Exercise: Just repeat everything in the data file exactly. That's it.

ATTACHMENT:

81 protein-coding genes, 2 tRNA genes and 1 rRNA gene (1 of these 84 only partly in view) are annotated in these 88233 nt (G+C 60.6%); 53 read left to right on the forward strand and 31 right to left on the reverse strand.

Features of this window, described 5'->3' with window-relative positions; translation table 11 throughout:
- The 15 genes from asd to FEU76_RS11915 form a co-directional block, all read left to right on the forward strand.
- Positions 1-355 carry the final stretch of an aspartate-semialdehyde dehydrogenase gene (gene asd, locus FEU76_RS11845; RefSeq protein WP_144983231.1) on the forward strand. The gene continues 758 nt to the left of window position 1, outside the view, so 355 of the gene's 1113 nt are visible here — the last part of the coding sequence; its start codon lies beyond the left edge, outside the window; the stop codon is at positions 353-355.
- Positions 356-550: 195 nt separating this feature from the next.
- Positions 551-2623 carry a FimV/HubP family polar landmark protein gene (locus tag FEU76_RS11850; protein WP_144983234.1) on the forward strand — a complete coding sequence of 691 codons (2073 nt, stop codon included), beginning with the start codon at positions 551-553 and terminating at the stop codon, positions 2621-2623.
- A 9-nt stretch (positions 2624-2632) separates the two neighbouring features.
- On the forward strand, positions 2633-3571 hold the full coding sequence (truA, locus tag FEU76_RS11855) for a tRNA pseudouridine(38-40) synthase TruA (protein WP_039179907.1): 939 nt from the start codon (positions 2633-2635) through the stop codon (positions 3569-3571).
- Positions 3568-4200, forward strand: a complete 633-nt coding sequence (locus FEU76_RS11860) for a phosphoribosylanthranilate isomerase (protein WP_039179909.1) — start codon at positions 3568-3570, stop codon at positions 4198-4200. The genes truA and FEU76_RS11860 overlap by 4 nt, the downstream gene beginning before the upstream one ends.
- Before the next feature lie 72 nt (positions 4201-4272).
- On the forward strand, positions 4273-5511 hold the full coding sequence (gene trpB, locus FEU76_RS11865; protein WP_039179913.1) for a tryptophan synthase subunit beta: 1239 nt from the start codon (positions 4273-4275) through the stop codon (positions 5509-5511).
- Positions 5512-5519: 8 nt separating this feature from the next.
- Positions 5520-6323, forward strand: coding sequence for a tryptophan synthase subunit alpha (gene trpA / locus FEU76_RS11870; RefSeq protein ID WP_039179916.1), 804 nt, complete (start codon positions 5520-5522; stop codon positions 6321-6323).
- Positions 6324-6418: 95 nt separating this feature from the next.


81 protein-coding genes, 2 tRNA genes and 1 rRNA gene (1 of these 84 only partly in view) are annotated in these 88233 nt (G+C 60.6%); 53 read left to right on the forward strand and 31 right to left on the reverse strand.

Features of this window, described 5'->3' with window-relative positions; translation table 11 throughout:
- The 15 genes from asd to FEU76_RS11915 form a co-directional block, all read left to right on the forward strand.
- Positions 1-355 carry the final stretch of an aspartate-semialdehyde dehydrogenase gene (gene asd, locus FEU76_RS11845; RefSeq protein WP_144983231.1) on the forward strand. The gene continues 758 nt to the left of window position 1, outside the view, so 355 of the gene's 1113 nt are visible here — the last part of the coding sequence; its start codon lies beyond the left edge, outside the window; the stop codon is at positions 353-355.
- Positions 356-550: 195 nt separating this feature from the next.
- Positions 551-2623 carry a FimV/HubP family polar landmark protein gene (locus tag FEU76_RS11850; protein WP_144983234.1) on the forward strand — a complete coding sequence of 691 codons (2073 nt, stop codon included), beginning with the start codon at positions 551-553 and terminating at the stop codon, positions 2621-2623.
- A 9-nt stretch (positions 2624-2632) separates the two neighbouring features.
- On the forward strand, positions 2633-3571 hold the full coding sequence (truA, locus tag FEU76_RS11855) for a tRNA pseudouridine(38-40) synthase TruA (protein WP_039179907.1): 939 nt from the start codon (positions 2633-2635) through the stop codon (positions 3569-3571).
- Positions 3568-4200, forward strand: a complete 633-nt coding sequence (locus FEU76_RS11860) for a phosphoribosylanthranilate isomerase (protein WP_039179909.1) — start codon at positions 3568-3570, stop codon at positions 4198-4200. The genes truA and FEU76_RS11860 overlap by 4 nt, the downstream gene beginning before the upstream one ends.
- Before the next feature lie 72 nt (positions 4201-4272).
- On the forward strand, positions 4273-5511 hold the full coding sequence (gene trpB, locus FEU76_RS11865; protein WP_039179913.1) for a tryptophan synthase subunit beta: 1239 nt from the start codon (positions 4273-4275) through the stop codon (positions 5509-5511).
- Positions 5512-5519: 8 nt separating this feature from the next.
- Positions 5520-6323, forward strand: coding sequence for a tryptophan synthase subunit alpha (gene trpA / locus FEU76_RS11870; RefSeq protein ID WP_039179916.1), 804 nt, complete (start codon positions 5520-5522; stop codon positions 6321-6323).
- Positions 6324-6418: 95 nt separating this feature from the next.